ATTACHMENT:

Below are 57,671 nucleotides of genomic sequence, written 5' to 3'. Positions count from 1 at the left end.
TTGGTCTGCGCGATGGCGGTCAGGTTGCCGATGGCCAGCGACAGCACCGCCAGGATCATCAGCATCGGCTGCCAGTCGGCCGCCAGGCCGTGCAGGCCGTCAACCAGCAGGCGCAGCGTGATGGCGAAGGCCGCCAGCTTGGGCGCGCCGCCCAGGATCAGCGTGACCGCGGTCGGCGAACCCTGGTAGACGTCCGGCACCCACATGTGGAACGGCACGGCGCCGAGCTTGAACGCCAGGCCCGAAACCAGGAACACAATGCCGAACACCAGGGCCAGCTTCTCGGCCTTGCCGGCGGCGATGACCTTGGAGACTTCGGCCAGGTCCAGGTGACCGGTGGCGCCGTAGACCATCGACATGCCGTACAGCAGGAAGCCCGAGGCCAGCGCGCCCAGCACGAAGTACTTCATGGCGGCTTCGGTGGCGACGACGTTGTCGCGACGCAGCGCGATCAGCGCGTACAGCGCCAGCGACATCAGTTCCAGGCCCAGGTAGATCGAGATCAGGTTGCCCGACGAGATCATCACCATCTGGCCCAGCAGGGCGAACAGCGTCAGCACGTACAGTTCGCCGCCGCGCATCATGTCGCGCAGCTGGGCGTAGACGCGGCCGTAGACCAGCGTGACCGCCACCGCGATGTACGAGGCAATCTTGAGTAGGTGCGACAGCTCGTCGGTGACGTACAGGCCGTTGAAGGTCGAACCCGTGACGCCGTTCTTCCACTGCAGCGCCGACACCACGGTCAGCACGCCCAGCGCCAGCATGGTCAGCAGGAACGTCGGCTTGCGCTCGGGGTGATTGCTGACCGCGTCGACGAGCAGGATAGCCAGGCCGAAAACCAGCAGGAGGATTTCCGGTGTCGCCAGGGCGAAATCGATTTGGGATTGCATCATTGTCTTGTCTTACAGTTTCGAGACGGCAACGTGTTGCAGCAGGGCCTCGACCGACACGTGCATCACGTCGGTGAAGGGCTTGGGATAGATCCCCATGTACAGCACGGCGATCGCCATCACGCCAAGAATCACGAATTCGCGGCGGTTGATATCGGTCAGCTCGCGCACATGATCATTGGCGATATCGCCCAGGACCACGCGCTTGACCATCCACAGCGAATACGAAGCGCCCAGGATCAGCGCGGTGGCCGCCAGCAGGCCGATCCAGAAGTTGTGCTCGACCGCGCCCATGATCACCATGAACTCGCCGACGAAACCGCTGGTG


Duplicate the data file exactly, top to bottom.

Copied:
Below are 57,671 nucleotides of genomic sequence, written 5' to 3'. Positions count from 1 at the left end.
TTGGTCTGCGCGATGGCGGTCAGGTTGCCGATGGCCAGCGACAGCACCGCCAGGATCATCAGCATCGGCTGCCAGTCGGCCGCCAGGCCGTGCAGGCCGTCAACCAGCAGGCGCAGCGTGATGGCGAAGGCCGCCAGCTTGGGCGCGCCGCCCAGGATCAGCGTGACCGCGGTCGGCGAACCCTGGTAGACGTCCGGCACCCACATGTGGAACGGCACGGCGCCGAGCTTGAACGCCAGGCCCGAAACCAGGAACACAATGCCGAACACCAGGGCCAGCTTCTCGGCCTTGCCGGCGGCGATGACCTTGGAGACTTCGGCCAGGTCCAGGTGACCGGTGGCGCCGTAGACCATCGACATGCCGTACAGCAGGAAGCCCGAGGCCAGCGCGCCCAGCACGAAGTACTTCATGGCGGCTTCGGTGGCGACGACGTTGTCGCGACGCAGCGCGATCAGCGCGTACAGCGCCAGCGACATCAGTTCCAGGCCCAGGTAGATCGAGATCAGGTTGCCCGACGAGATCATCACCATCTGGCCCAGCAGGGCGAACAGCGTCAGCACGTACAGTTCGCCGCCGCGCATCATGTCGCGCAGCTGGGCGTAGACGCGGCCGTAGACCAGCGTGACCGCCACCGCGATGTACGAGGCAATCTTGAGTAGGTGCGACAGCTCGTCGGTGACGTACAGGCCGTTGAAGGTCGAACCCGTGACGCCGTTCTTCCACTGCAGCGCCGACACCACGGTCAGCACGCCCAGCGCCAGCATGGTCAGCAGGAACGTCGGCTTGCGCTCGGGGTGATTGCTGACCGCGTCGACGAGCAGGATAGCCAGGCCGAAAACCAGCAGGAGGATTTCCGGTGTCGCCAGGGCGAAATCGATTTGGGATTGCATCATTGTCTTGTCTTACAGTTTCGAGACGGCAACGTGTTGCAGCAGGGCCTCGACCGACACGTGCATCACGTCGGTGAAGGGCTTGGGATAGATCCCCATGTACAGCACGGCGATCGCCATCACGCCAAGAATCACGAATTCGCGGCGGTTGATATCGGTCAGCTCGCGCACATGATCATTGGCGATATCGCCCAGGACCACGCGCTTGACCATCCACAGCGAATACGAAGCGCCCAGGATCAGCGCGGTGGCCGCCAGCAGGCCGATCCAGAAGTTGTGCTCGACCGCGCCCATGATCACCATGAACTCGCCGACGAAACCGCTGGTG